First published in 1999. Routledge is an imprint of Taylor & Francis, an informa company.
First published in 1999. Routledge is an imprint of Taylor & Francis, an informa company.
Reflecting the focus of a Jean Piaget Symposium entitled Biology and Knowledge: Structural Constraints on Development, this volume presents many of the emergent themes discussed. Among these themes are: Structural constraints on cognitive development and learning come in many shapes and forms and involve appeal to more than one level of analysis. To postulate innate knowledge is not to deny that humans can acquire new concepts. It is unlikely that there is only one learning mechanism, even if one prefers to work with general as opposed to domain-specific mechanisms. The problems of induction with respect to concept acquisition are even harder than originally thought.
Traces the develoment of one of the most active areas of investigation in cognitive science, bringing together the essential background readings and providing a broad sampling of contemporary research.
New in paperback-- A transformative book on the way we think about the nature of concepts and the relations between language and thought.
Cognitive Models of Science resulted from a workshop on the implications of the cognitive sciences for the philosophy of science held in October 1989 under the auspices of the Minnesota Center for Philosophy of Science.
A collection of essays introducing the reader to `domain-specificity'.
This fascinating argument from Jonathan Hill presents the case for the significance and importance of the immaterial in architecture. Architecture is generally perceived as the solid, physical matter that it unarguably creates, but what of the spaces it creates? This issue drives Hill's explorative look at the immaterial aspects of architecture. The book discusses the pressures on architecture and the architectural profession to be respectively solid matter and solid practice and considers concepts that align architecture with the immaterial, such as the superiority of ideas over matter, command of drawing and design of spaces and surfaces. Focusing on immaterial architecture as the perceived absence of matter, Hill devises new means to explore the creativity of both the user and the architect, advocating an architecture that fuses the immaterial and the material and considers its consequences, challenging preconceptions about architecture, its practice, purpose, matter and use. This is a useful and innovative read that encourages architects and students to think beyond established theory and practice.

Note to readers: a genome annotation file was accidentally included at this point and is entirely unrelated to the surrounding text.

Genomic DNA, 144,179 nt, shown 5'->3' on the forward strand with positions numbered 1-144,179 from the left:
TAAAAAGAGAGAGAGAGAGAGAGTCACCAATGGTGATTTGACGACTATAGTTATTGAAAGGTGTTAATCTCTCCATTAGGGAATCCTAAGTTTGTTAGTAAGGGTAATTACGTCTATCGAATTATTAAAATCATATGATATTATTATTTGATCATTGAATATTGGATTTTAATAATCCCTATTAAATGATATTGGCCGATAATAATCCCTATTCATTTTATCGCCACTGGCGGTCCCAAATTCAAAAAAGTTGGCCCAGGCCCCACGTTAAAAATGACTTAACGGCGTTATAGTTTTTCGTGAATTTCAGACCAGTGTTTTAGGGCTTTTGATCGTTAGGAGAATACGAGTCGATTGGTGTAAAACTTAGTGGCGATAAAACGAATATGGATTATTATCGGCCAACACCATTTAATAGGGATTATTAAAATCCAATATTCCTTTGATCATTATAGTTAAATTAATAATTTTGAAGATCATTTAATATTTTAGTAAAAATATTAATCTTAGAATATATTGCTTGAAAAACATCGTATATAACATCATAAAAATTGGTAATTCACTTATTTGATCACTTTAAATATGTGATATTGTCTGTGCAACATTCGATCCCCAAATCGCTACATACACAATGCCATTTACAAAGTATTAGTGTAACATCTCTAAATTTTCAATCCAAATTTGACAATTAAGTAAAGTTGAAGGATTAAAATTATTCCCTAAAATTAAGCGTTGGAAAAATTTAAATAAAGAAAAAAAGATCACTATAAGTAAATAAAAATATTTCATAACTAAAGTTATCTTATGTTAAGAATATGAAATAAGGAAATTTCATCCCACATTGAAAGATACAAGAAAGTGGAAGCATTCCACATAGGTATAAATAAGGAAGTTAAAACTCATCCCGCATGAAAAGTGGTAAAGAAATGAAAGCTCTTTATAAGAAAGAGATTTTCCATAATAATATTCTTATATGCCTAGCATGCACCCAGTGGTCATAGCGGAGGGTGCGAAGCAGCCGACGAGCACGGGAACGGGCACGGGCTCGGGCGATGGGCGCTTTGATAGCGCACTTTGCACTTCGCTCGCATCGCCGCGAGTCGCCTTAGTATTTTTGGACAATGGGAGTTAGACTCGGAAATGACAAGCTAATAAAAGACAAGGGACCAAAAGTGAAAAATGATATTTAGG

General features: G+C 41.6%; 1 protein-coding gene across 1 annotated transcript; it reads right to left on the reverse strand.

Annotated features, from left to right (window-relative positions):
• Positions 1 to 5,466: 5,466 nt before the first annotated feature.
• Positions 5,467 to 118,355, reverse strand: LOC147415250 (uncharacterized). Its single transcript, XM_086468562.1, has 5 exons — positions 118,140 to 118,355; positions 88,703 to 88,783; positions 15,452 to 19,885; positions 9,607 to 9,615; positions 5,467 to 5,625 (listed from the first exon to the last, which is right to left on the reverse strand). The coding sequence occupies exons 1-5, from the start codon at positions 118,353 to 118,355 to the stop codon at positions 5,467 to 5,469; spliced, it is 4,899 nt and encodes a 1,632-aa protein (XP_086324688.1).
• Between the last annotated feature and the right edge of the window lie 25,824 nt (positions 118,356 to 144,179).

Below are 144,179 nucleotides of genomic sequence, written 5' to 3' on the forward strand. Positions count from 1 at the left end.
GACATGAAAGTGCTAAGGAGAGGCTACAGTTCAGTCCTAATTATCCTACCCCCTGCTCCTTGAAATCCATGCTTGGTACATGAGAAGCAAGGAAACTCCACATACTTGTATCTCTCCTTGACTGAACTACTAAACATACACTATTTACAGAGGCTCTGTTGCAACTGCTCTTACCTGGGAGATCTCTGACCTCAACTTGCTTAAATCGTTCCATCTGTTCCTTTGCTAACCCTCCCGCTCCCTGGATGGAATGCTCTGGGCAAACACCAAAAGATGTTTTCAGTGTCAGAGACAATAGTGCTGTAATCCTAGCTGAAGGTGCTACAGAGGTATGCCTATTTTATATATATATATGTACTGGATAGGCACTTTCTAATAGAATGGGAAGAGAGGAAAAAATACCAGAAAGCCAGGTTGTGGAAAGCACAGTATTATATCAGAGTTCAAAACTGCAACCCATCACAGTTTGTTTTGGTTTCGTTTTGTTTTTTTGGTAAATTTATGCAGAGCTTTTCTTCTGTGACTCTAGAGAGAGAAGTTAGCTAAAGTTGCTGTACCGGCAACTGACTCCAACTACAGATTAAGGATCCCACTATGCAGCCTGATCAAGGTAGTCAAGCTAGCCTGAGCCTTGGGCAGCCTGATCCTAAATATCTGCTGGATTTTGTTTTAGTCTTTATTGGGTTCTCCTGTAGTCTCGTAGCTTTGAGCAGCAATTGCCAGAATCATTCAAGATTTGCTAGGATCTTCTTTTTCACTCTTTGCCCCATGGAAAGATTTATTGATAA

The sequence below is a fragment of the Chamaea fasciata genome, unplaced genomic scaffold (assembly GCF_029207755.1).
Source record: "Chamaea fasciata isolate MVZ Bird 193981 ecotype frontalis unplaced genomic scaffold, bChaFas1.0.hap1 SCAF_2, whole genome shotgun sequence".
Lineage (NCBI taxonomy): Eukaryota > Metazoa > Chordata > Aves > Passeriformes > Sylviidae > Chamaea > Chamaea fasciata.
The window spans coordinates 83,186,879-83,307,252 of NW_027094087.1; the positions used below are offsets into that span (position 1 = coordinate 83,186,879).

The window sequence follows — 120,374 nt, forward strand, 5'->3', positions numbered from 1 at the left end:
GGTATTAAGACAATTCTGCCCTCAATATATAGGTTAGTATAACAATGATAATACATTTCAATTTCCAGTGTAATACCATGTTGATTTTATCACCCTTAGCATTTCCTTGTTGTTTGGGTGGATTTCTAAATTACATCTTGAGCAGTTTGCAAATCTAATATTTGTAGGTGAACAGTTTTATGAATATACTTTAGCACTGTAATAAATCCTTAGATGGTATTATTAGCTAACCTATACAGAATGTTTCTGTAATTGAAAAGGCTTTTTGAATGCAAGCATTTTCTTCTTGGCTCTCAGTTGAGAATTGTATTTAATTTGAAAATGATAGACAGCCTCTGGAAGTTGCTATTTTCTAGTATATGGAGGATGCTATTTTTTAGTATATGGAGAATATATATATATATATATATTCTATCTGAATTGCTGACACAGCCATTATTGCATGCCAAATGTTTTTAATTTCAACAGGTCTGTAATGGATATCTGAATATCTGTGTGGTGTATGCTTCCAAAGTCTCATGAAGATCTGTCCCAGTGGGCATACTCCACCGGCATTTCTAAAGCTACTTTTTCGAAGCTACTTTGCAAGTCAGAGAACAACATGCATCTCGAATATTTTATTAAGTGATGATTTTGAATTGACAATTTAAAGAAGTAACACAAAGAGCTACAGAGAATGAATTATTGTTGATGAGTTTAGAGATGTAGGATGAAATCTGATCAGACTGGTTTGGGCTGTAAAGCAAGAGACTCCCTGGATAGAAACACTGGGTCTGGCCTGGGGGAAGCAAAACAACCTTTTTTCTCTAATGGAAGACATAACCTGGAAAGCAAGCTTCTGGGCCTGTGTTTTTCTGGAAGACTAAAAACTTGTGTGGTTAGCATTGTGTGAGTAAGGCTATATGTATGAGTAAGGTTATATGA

How do Humans Think? How should we think? Almost all of philosophy and a great deal else depends in large part on the answers that we provide to such questions. Yet they are almost impossible to deal with in isolation; notions about nature of thought are almost bound to connect with metaphysical notions about where ideas come from, with notions about appropriate arenas for certainty, doubt, and belief, and hence with moral and religious ideas. The Western tradition of thinking about thinking takes shape with Socrates; among the other important strands covered in this book are Descartes’ recipe for discovering truth through systematic doubt, Hume’s notion that all our ideas are copies of sense impressions, Wollstonecraft’s introduction of the perspective of gender into such questions, and Wittgenstein’s claim that much of the traditional terrain of Western philosophy should be thought of as the proper domain only of linguistic assertion, possessing no content beyond the words. With each philosopher and school of thought dealt with, Govier shows how ideas about thinking connect to the other elements of the particular philosophy, and brings to life the social and intellectual context that the ideas spring from. Socrates’ Children is thus not only an investigation of notions of thinking and knowing in Western culture; it is a selective general history of much of Western philosophy, from a unique and fascinating perspective.
In Late Antiquity the emergence of Christian asceticism challenged the traditional Greco-Roman views and practices of family life. The resulting discussions on the right way to live a good Christian life provide us with a variety of information on both ideological statements and living experiences of late Roman childhood. This is the first book to scrutinise the interplay between family, children and asceticism in the rise of Christianity. Drawing on texts of Christian authors of the late fourth and early fifth centuries the volume approaches the study of family dynamics and childhood from both ideological and social historical perspectives. It examines the place of children in the family in Christian ideology and explores how families in the late Roman world adapted these ideals in practice. Offering fresh viewpoints to current scholarship Ville Vuolanto demonstrates that there were many continuities in Roman ways of thinking about children and, despite the rise of Christianity, the old traditions remained deeply embedded in the culture. Moreover, the discussions about family and children are shown to have been intimately linked to worries about the continuity of family lineage and of the self, and to the changing understanding of what constituted a meaningful life.